2018/11/12: today, each Congressional district elects just one person, in a winner-take-all election where you only need to win by one vote. This means that the losers end up with a Representative who simply doesn't represent them. This means that, in a close election, 49.9% of the voters can be effectively disenfranchised. Even in lopsided victories, where 70% of the voters support the winner, the remaining 30% are stuck with someone who doesn't represent them.
The solution: elect TWO representatives from each Congressional district, and award them each a fractional vote in Congress. Each of the top two vote-getters would have a Congressional vote that is proportional to the number of voters who supported them. Thus if a district elects a Democrat (D) with 55% of the vote, and the losing Republican (R) gets 45%, both of them go to Congress, and D gets 0.55 votes while R gets 0.45 votes.
This will double the size of the House, to 830 members. It will also completely fix partisan gerrymandering.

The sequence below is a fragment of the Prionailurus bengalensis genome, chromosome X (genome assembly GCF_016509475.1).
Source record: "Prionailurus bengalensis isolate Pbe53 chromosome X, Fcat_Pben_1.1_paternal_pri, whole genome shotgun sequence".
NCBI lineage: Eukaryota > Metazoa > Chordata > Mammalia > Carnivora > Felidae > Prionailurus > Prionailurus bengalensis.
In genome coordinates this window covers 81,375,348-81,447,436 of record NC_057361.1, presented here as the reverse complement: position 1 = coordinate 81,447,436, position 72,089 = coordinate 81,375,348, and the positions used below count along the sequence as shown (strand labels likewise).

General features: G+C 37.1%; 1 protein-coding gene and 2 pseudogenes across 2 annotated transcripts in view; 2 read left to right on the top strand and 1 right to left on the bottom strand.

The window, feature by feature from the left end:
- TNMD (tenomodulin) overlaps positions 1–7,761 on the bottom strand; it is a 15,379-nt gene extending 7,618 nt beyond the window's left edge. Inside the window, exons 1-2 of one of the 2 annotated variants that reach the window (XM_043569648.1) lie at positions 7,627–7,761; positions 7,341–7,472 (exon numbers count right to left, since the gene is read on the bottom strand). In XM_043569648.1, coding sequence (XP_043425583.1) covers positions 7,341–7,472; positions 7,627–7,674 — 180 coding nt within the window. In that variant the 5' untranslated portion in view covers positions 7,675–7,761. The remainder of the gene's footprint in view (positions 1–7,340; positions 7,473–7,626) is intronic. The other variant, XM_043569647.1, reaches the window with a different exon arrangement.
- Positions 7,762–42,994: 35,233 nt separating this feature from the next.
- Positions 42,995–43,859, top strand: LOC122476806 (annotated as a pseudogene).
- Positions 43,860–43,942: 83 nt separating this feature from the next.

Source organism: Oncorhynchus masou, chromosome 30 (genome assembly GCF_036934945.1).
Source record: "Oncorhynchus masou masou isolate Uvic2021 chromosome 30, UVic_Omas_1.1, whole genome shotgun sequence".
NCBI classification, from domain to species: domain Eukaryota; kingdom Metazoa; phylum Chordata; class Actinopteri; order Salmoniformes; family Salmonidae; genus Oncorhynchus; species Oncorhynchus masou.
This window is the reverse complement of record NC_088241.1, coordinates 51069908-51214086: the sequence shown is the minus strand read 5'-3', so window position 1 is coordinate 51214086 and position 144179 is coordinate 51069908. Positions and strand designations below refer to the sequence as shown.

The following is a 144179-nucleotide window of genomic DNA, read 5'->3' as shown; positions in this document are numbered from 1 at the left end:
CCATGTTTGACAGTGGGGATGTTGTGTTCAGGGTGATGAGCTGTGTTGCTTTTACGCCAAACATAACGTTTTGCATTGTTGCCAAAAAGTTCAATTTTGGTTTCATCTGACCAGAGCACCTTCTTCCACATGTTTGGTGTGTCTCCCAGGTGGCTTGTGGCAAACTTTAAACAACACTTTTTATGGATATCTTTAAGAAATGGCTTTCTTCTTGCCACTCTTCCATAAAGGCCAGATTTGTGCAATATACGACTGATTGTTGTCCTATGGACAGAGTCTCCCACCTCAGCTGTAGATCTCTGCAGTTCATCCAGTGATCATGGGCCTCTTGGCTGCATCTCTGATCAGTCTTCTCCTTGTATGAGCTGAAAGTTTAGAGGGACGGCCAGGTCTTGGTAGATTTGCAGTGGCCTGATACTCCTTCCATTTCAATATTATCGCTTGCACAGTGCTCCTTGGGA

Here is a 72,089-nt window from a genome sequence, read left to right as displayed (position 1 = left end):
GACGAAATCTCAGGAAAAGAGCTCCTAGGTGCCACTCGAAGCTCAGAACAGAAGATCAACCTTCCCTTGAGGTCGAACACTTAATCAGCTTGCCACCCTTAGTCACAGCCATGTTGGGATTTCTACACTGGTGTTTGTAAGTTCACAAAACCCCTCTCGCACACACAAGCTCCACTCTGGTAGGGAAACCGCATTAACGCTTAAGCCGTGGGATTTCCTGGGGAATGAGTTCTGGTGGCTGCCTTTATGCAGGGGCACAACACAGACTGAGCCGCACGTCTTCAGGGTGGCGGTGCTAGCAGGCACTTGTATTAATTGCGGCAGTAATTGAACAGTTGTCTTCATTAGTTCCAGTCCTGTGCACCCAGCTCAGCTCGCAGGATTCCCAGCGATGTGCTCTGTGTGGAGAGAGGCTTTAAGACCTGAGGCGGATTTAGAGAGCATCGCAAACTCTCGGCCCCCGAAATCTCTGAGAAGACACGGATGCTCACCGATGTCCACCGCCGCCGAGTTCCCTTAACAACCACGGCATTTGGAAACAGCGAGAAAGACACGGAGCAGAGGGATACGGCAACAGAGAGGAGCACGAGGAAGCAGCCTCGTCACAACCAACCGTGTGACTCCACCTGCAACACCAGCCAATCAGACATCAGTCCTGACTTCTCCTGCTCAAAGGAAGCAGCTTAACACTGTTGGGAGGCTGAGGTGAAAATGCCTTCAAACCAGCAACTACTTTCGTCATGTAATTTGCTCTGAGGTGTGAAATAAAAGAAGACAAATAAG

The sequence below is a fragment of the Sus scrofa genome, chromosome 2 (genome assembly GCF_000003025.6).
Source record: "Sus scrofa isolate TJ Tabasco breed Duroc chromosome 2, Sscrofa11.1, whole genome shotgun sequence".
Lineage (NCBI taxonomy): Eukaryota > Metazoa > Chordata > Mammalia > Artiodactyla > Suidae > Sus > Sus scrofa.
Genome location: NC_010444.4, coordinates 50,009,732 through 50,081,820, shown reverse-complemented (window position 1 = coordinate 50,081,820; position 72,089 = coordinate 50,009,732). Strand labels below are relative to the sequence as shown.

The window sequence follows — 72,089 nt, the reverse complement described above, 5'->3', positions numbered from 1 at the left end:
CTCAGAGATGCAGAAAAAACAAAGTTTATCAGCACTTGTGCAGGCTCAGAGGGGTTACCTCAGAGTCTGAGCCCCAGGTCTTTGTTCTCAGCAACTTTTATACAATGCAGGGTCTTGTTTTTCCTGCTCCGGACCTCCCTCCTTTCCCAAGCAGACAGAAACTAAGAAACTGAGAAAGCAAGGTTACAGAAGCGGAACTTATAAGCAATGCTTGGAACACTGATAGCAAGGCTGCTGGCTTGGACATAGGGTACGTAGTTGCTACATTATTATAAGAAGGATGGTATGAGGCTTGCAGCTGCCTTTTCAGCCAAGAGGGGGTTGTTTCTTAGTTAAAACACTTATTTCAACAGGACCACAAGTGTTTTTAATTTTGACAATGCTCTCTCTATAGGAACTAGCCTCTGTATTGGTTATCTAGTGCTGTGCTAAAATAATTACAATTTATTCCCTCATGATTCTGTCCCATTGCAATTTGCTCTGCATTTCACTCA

Representative democracy may have run its course. It's time for liquid democracy.
Ten years ago, in 2004, I decided to jump off the merry-go-round of political party fund-raisers. I found both the main course and the political offering equally unappetizing.
Government U-turn on bus fares fails to stem wave of unrest as millions of Brazilians take to the streets in 100 cities in the biggest protests so far.
Governments now answer to business, not voters. Mainstream parties grow ever harder to distinguish. Is democracy dead?
Ask the average person what's wrong with government and you'll hear all about corrupt politicians, corporate lobbyists and shady backroom deals. But, of course, we elected those corrupt politicians, and the more you look at the situation, the more it appears that as people, we are just really bad at democracy.